Faces of Ford
Piero Aversa – The Driver Behind Fiesta Powershift Transmission
Piero Aversa has shifted through numerous responsibilities in the powertrain development process from manufacturing through advanced design. But since college, Ford is the only place he has ever worked.
Aversa has been with Ford since 1985, starting as a co-op student tooling engineer in the Essex Engine Plant in Ontario, Canada. After four working terms in the Essex plant, Aversa hired on full-time upon graduating from the University of Waterloo in Waterloo, Ontario.
“I believe that I was destined to work in the auto industry, specifically for Ford,” said Aversa, the engineering manager for Fiesta’s innovative PowerShift transmission. “My father started with Ford at the Windsor Foundry in 1965, the year I was born. When I decided to pursue a career in mechanical engineering, my sights were always on Ford.”
Aversa went on to earn a master’s degree in mechanical engineering from the University of Michigan.
“My career has covered the full spectrum of powertrain responsibilities,” said Aversa. “I’ve experienced the daily adrenaline rush of production and ‘sweated every detail’ in the strategic aspects of engine and transmission planning.”
As a co-op student, Aversa’s first assignment required a great deal of time making blueprint copies. He advanced to manufacturing process engineering, and ultimately became a production supervisor for 3.8-liter V-6 engines at the Essex plant.
At this point, Aversa’s engineering career took a turn toward engine design. As an intake manifold design engineer, Aversa worked on the 3.8- and 4.2-liter V-6 engine, notable for its “split-port” intake configuration. He was later assigned to 4.6- and 5.4-liter V-8 3-valve advanced engine design before being named powertrain planning analyst for Ford F-150, Ford Expedition and Lincoln Navigator vehicle lines. He then served as engineering supervisor on the 5-speed 5R110 transmission which helped power F-Series pickups and E-Series vans.
In addition, Aversa worked as the engineering manager of advanced engine design and in an operational position as total cost and value engineering manager for Powertrain Operations.
Aversa led the automatic transmission programs for the Ford Fusion, Mercury Milan and Lincoln MKZ before leading development on Fiesta’s new transmission. “Our team takes great pride in these transmissions,” said Aversa. “We introduced two new gearboxes with that platform program. Both were flawless launches, recognized for best-in-class quality.”
Aversa is proud of his team’s current work on Fiesta’s PowerShift.
“The goal for PowerShift was delivering a fuel-efficient, smooth-shifting transmission that makes Fiesta fun to drive,” he said.
The Fiesta’s PowerShift transmission is unique from several perspectives.
This innovative transmission employs dual, electronically-controlled mechanical clutches, one for odd gears (one, three and five) and one for even gears (reverse, two, four and six). In normal driving it exhibits the behavior of a traditional automatic gearbox.
“With six forward gears, it can quickly adapt to changing situations,” said Aversa. “An enthusiastic driver will find the shift quality to be responsive and accurate. Customers interested in maximizing fuel economy will also appreciate this new transmission due to the high mechanical efficiency of the gearbox.”
Fiesta with PowerShift is projected to deliver up to 40 mpg highway pending EPA certification.
“Traditionally, B-segment fuel economy leaders have been manual shift models,” Aversa said. “PowerShift is a key component in Fiesta’s fuel efficiency.”
Aversa is married and the father of four active children.
Personal Insights and Fun Facts
• Aversa is a second-generation Ford employee
• He began at Ford as a co-op intern during college
• Aversa’s career has encompassed a wide variety of powertrain development positions
• Aversa is married and the father of four active children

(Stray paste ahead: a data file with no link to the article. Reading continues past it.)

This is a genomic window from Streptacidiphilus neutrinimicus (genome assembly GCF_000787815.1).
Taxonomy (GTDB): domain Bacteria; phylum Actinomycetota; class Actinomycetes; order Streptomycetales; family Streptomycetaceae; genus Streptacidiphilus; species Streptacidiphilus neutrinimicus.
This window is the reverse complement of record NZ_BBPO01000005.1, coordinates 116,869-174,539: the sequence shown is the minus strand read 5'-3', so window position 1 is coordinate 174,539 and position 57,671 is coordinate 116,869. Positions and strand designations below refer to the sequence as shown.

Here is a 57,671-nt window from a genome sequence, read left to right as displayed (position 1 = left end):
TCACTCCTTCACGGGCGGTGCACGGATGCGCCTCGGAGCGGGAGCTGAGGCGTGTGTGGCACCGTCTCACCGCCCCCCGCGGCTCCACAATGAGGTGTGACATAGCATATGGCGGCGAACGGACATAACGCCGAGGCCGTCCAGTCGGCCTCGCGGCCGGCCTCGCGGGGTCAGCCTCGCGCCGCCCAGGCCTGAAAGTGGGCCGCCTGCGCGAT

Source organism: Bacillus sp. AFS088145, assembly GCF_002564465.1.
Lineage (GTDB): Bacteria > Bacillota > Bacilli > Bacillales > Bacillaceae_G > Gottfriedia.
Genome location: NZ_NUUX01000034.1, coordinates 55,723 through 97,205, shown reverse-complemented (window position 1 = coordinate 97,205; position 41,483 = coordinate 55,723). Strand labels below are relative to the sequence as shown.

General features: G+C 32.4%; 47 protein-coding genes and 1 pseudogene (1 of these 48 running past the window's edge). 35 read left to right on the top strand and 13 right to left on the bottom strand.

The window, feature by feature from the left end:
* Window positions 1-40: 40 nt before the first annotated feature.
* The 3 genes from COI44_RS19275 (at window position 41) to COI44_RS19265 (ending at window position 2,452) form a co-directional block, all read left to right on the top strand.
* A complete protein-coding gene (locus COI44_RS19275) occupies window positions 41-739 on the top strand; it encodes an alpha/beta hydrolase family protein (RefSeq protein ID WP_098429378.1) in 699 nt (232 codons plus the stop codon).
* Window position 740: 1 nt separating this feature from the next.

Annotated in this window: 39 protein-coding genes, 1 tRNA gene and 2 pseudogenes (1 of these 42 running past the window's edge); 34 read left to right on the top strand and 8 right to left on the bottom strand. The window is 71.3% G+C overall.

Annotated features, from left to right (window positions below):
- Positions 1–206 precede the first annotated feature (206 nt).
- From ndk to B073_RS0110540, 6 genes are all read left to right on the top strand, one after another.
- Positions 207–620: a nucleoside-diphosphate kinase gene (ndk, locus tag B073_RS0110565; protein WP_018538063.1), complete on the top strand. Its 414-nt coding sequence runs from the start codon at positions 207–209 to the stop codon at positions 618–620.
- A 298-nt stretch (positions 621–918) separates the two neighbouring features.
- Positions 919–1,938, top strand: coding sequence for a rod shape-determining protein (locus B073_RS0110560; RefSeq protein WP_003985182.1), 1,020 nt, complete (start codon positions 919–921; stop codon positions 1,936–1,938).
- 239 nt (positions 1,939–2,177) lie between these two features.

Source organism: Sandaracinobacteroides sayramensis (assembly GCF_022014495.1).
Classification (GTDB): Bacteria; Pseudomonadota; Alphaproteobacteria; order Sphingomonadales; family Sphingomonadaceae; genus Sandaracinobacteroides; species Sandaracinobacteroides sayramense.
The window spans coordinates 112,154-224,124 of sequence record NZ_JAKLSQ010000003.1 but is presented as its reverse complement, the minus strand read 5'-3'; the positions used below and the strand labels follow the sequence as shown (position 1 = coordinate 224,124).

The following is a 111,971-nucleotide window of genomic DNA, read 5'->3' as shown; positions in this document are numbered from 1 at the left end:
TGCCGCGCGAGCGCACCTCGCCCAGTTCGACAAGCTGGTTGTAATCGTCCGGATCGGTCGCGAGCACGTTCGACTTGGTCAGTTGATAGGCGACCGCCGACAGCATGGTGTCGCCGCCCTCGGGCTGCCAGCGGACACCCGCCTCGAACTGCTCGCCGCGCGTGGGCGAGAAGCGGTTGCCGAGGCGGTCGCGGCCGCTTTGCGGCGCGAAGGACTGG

Sam De La Garza – An Advocate of Social Media to Tell Fiesta Story
Want to catch up with Sam De La Garza? Follow his tweets at http://twitter.com/samdelag.
De La Garza joined Twitter earlier this year to keep up with the Fiesta Movement agents. The program which put European-spec Fiestas in the hands of 100 of the most socially vibrant people online includes extensive use of social media platforms such as Twitter and Facebook to communicate.
“I try to tweet with every agent and give the inside perspective on how Ford is bringing the Fiesta to the United States,” said De La Garza. “It’s been a great way for me to keep in touch with agents and encourage them to visit Dearborn. For a period this summer, I had an agent dropping by every single week to check out where it all started.”
The Ray Romano look-alike also uses Twitter for another reason – to tweet each time he gets mistaken for the famous actor and alert his followers there’s been a Ray Romano sighting.
Along with getting involved, De La Garza wanted to make sure the Fiesta launch team had a way of celebrating every success, so he started using a high-five as the rallying cry for Fiesta. In 2008, he even started a weekly meeting, “Bagels and B-Cars,” to keep the team up to date on the latest news about the segment.
“We conclude all meetings about Fiesta with a high-five, no joke,” De La Garza said. “We’re trying to be innovative in everything we do. When Mark Fields agreed to give me a high-five on his weekly employee Webcast, the team was very proud. These types of things have helped keep the momentum going.”
Almost three years ago, De La Garza was appointed product marketing manager for the all-new Ford Fiesta. He has been involved in every research event since 2006. From that time he hasn’t been able to get enough of the car – or of people’s reactions to it.
“I love to see how people first react to the car, to get their first impressions,” he said. “They’re always blown away by how awesome it looks. When they get inside they are just as excited by the overall design of the interior. I always try to get a picture of them with the car to use on Twitter.”
The Strategy Delivers
To date, Fiesta Movement agents have driven more than 1.2 million miles, performing athletic, cultural and philanthropic missions while blogging and posting video clips about their experiences. They have collectively generated more than 5.5 million YouTube views and more than 675,000 Flickr views. Fiesta buzz is building on a foundation of social media word-of-mouth interactions.
“Fiesta is still several months away from market introduction and customer availability, but awareness levels rival brands that are already out there,” said De La Garza. “While Fiesta has long enjoyed a global reputation, the nameplate has not been available in North America since 1980.”
De La Garza was born in Raleigh, N.C., and grew up in West Bloomfield, Mich. He earned his undergraduate degree from the University of Southern California, then went on to earn an MBA – with a marketing concentration – from Washington University in St. Louis.